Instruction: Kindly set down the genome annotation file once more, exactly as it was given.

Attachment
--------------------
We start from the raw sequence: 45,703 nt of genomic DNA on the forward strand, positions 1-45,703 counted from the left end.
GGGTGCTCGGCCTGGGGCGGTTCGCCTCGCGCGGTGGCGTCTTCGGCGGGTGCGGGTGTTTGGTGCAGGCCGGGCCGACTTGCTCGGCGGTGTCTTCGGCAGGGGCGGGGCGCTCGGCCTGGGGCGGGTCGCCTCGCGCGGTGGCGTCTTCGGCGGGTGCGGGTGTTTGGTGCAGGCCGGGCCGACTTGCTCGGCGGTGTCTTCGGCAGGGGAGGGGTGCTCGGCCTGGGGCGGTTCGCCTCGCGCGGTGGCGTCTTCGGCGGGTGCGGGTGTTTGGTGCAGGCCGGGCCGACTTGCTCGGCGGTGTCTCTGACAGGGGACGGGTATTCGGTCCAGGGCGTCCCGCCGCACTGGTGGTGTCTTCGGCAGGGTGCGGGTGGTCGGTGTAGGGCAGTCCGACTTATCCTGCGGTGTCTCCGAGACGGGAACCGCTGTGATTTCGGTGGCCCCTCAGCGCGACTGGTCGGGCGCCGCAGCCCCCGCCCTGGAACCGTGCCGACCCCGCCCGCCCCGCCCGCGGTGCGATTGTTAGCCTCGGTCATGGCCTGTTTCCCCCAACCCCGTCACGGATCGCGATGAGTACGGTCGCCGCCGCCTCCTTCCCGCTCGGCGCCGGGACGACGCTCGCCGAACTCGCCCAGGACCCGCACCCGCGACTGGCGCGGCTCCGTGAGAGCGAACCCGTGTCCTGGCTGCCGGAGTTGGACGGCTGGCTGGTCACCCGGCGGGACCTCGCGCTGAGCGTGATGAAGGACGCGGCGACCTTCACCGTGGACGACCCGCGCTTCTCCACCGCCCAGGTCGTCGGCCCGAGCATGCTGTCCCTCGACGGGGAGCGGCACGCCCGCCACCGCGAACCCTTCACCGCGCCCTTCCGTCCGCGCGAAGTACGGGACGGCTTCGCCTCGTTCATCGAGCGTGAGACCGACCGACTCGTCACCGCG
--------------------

We start from the raw sequence: 45,703 nt of genomic DNA on the forward strand, positions 1-45,703 counted from the left end.
GGGTGCTCGGCCTGGGGCGGTTCGCCTCGCGCGGTGGCGTCTTCGGCGGGTGCGGGTGTTTGGTGCAGGCCGGGCCGACTTGCTCGGCGGTGTCTTCGGCAGGGGCGGGGCGCTCGGCCTGGGGCGGGTCGCCTCGCGCGGTGGCGTCTTCGGCGGGTGCGGGTGTTTGGTGCAGGCCGGGCCGACTTGCTCGGCGGTGTCTTCGGCAGGGGAGGGGTGCTCGGCCTGGGGCGGTTCGCCTCGCGCGGTGGCGTCTTCGGCGGGTGCGGGTGTTTGGTGCAGGCCGGGCCGACTTGCTCGGCGGTGTCTCTGACAGGGGACGGGTATTCGGTCCAGGGCGTCCCGCCGCACTGGTGGTGTCTTCGGCAGGGTGCGGGTGGTCGGTGTAGGGCAGTCCGACTTATCCTGCGGTGTCTCCGAGACGGGAACCGCTGTGATTTCGGTGGCCCCTCAGCGCGACTGGTCGGGCGCCGCAGCCCCCGCCCTGGAACCGTGCCGACCCCGCCCGCCCCGCCCGCGGTGCGATTGTTAGCCTCGGTCATGGCCTGTTTCCCCCAACCCCGTCACGGATCGCGATGAGTACGGTCGCCGCCGCCTCCTTCCCGCTCGGCGCCGGGACGACGCTCGCCGAACTCGCCCAGGACCCGCACCCGCGACTGGCGCGGCTCCGTGAGAGCGAACCCGTGTCCTGGCTGCCGGAGTTGGACGGCTGGCTGGTCACCCGGCGGGACCTCGCGCTGAGCGTGATGAAGGACGCGGCGACCTTCACCGTGGACGACCCGCGCTTCTCCACCGCCCAGGTCGTCGGCCCGAGCATGCTGTCCCTCGACGGGGAGCGGCACGCCCGCCACCGCGAACCCTTCACCGCGCCCTTCCGTCCGCGCGAAGTACGGGACGGCTTCGCCTCGTTCATCGAGCGTGAGACCGACCGACTCGTCACCGCG